The critical issue here is that, when taken as a holistic problem, a valid solution to rational expectations must satisfy my equation. In fact, I have come to the conclusion that it is exactly the freedom to relabel (essentially redefine) the elements making up B
which makes it possible to solve the problem; now, if I am correct, that makes for some very strange and interesting thoughts. Meanwhile, I would like the opportunity to show you that I am correct.
... but you'll go blue in the face before understanding my method unless I say that it consists in knowing "something about the number, such as that 3x = 4".
And you are going blue in the face because you refuse to accept the idea that "absolute internal consistency" could possibly be such a demanding constraint. Against that position, please note that the black body spectrum was obtained by the simple requirement of demanding kinematic consistency. Internal consistency is a far more demanding constraint than is usually realized.
How about that as a simple case for applying your abstract model to?
We poah Injuns dunno wut da dang' woid 'aljubah' mean! Use yo' mahdul ta sho' us!
Again, you are confusing modeling the abstract logical concept, "an explanation" with modeling a specific instance of "an explanation". My model is not a source of explanations, it is a model of "an explanation": i.e., a model of "a method of obtaining expectations consistent with the given information". You give me the explanation (in all its gruesome detail, leaving utterly no questions to be asked) and I would give you psi which represents it; however, I would probably give it to you in tabular form and it would probably be longer than the forum would tolerate. My equation tells you how to interpolate between known data under the rule specified by the Dirac constraint.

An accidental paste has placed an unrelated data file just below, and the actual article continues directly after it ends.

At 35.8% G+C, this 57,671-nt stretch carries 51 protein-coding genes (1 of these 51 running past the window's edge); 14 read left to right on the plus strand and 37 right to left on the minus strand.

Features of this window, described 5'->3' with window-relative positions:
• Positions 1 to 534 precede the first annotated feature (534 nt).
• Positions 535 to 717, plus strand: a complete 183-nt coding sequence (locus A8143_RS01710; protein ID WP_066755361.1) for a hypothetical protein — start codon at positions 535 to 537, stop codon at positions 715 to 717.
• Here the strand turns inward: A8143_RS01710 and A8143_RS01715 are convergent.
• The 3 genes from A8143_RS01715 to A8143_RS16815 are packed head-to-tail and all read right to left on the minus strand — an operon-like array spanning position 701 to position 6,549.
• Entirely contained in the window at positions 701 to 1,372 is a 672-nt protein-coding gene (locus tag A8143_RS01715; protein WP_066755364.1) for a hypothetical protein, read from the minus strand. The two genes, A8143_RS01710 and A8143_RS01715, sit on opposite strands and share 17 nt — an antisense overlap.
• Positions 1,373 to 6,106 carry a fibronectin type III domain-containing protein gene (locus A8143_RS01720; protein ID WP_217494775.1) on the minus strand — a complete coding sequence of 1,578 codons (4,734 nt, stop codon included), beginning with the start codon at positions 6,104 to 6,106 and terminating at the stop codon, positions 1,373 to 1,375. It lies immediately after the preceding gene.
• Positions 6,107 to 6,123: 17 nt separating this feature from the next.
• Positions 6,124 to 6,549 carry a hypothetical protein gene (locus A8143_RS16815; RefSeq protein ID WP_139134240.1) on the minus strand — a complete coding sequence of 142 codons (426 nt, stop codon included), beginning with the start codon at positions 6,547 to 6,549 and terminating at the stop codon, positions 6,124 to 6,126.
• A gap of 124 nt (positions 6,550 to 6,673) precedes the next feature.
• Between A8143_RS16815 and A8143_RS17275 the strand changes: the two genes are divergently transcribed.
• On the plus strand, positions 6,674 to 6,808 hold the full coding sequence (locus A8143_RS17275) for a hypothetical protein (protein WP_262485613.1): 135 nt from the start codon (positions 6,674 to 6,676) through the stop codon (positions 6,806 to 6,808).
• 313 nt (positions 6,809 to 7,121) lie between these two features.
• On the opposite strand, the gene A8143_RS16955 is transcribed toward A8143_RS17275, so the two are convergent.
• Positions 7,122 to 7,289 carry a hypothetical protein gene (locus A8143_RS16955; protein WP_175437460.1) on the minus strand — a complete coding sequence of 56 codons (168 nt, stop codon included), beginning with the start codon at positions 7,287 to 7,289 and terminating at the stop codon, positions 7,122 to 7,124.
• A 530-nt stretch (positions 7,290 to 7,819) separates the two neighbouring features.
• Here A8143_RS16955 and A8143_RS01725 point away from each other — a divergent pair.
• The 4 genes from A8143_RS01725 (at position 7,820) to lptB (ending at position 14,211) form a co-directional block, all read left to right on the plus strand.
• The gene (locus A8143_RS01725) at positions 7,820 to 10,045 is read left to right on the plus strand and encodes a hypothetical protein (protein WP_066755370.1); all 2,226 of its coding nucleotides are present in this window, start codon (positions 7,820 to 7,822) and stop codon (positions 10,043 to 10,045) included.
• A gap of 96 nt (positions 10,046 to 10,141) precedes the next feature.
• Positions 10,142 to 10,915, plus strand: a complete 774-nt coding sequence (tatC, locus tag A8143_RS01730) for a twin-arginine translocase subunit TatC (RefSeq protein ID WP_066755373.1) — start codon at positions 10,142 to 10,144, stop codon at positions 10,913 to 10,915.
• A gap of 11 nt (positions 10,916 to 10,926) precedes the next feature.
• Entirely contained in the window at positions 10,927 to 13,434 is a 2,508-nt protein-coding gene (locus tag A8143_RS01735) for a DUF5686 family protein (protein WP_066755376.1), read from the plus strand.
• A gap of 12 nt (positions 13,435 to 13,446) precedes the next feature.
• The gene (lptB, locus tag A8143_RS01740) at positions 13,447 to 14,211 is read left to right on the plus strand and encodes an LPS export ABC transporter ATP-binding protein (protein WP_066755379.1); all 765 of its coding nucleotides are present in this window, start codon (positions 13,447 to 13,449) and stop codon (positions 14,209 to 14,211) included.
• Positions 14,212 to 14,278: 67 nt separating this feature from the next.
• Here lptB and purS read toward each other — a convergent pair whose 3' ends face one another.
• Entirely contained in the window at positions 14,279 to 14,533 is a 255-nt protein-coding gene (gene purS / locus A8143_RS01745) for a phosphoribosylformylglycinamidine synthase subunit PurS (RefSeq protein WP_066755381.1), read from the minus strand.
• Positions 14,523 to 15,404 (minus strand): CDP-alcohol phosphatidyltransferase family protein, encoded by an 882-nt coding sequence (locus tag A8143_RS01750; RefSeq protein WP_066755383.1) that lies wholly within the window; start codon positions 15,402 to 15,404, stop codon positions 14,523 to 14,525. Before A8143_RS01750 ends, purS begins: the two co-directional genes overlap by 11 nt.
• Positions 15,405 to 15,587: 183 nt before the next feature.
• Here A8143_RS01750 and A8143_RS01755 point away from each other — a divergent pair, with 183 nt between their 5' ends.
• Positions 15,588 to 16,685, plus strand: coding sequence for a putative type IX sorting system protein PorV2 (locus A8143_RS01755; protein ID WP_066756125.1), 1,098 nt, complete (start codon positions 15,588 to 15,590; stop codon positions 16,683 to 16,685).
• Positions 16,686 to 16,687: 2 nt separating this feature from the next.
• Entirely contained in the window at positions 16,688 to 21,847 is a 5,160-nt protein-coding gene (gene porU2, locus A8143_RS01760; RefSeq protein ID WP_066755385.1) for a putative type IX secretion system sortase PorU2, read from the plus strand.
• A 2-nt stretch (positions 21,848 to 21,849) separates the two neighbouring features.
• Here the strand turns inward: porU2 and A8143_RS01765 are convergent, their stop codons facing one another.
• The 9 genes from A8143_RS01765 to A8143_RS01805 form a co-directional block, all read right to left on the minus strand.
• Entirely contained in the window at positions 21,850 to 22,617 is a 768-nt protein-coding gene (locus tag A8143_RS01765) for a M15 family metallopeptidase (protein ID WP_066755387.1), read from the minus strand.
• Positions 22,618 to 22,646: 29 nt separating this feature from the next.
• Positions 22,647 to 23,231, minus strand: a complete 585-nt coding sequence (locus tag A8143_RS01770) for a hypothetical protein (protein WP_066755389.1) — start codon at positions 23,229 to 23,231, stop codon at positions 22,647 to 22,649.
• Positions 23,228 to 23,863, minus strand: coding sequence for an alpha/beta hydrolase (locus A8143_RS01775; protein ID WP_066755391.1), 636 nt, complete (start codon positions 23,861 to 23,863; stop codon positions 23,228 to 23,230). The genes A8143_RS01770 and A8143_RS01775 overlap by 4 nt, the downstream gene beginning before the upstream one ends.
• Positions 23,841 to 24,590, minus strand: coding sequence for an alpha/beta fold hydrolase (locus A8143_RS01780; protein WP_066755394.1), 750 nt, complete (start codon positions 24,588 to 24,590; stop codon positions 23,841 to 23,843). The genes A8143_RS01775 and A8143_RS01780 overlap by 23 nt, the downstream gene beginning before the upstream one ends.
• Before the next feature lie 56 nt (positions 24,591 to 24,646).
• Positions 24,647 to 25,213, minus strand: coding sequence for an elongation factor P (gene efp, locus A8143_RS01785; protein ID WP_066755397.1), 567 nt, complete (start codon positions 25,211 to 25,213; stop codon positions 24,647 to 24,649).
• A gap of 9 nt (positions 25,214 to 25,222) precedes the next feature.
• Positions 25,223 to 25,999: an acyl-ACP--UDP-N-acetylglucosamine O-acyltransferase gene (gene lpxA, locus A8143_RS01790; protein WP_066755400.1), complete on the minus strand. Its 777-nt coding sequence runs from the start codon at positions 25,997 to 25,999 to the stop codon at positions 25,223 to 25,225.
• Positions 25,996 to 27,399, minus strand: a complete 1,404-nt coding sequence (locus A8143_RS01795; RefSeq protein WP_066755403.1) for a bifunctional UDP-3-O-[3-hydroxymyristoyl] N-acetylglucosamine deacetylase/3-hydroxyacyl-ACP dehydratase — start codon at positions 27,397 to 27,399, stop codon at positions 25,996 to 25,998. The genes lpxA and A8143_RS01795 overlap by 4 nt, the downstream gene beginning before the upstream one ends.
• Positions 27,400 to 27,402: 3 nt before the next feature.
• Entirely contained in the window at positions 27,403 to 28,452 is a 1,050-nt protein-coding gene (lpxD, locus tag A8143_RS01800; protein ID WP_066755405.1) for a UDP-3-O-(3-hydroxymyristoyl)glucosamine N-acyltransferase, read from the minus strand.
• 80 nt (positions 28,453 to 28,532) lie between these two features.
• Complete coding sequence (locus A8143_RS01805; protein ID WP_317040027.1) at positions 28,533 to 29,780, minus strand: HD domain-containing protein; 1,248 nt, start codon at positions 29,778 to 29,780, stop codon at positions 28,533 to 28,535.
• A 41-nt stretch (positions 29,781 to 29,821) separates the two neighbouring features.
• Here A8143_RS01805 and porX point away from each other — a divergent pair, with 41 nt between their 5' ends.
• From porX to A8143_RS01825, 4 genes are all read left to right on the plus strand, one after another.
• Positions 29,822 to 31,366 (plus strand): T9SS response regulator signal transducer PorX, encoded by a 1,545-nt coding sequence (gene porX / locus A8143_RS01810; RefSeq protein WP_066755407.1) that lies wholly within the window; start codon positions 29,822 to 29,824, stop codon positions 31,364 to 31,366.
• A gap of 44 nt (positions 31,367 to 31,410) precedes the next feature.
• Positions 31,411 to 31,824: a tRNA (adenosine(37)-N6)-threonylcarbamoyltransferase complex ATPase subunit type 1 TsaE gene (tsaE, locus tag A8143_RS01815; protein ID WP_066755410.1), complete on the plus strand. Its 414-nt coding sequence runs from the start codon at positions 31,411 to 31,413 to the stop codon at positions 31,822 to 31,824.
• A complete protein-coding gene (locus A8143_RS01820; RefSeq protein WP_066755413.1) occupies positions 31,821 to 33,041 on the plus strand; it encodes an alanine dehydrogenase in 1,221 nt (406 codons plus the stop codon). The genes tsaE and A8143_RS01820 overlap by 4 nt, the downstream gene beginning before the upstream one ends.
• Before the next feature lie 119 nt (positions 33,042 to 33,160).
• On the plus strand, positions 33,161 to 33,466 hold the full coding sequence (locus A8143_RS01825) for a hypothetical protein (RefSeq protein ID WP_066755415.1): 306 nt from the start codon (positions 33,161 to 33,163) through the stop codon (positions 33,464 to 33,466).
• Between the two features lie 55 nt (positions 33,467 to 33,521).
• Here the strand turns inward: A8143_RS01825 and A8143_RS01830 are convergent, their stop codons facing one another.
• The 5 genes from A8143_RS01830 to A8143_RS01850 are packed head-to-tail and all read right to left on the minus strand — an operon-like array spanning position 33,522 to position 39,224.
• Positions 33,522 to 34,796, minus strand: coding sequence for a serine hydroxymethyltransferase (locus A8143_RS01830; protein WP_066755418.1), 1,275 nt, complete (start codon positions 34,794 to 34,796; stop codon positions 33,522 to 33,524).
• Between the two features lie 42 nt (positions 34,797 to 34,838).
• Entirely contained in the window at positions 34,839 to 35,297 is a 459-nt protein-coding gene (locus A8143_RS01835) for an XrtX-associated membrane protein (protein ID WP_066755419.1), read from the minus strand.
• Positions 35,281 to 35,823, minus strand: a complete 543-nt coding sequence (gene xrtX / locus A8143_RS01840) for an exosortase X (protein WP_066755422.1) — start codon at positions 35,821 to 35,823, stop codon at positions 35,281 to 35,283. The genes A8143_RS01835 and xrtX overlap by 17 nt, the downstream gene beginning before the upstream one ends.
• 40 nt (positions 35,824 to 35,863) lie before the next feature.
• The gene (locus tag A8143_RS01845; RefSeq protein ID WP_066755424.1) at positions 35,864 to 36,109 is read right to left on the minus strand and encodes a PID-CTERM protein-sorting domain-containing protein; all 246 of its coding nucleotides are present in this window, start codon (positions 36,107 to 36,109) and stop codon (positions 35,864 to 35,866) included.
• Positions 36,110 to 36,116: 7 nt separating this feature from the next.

Which is the fundamental equation, extracted from the model, that you deduce?
I would stick it in right here if I knew how. You seem to be aware of a method of inserting images of equations as evidenced by your quote of my other paper in your response in the "What is time?"
thread. Tell me how you did that and I'll quote the relevant material directly in this thread. Besides that, discussing the solutions will be much easier if I can quote the relevant equations in that procedure.
All appendix 2 says is what I had more or less reckoned from the Dirac times psi constraint, trivial enough, even I can understand it's the complement of a set (of B in the x-tau plane), but I don't get how this matches up with your more prosaic description: "a set I will call D which consists of information we presume is valid"
If the set D
were to consist of the complement of B
obtained from A
then the Dirac constraint would constrain B
obtained from A
to be exactly what was actually obtained in every detail. That is the most extreme possible case and, if that case can be obtained, any case less extreme can be obtained. As portions of that complement are omitted, the constraint allows those portions to be possibilities for B
obtained from A
: i.e., the elements in C
are less exactly set.
I don't think I am as upset as you think I am. I just get a little perturbed sometimes when I can't understand what they are missing. It occurs to me that it could be the simplest and most necessary truths which are the most difficult to explain.
Have fun -- Dick
"The simplest and most necessary truths are the very last to be believed."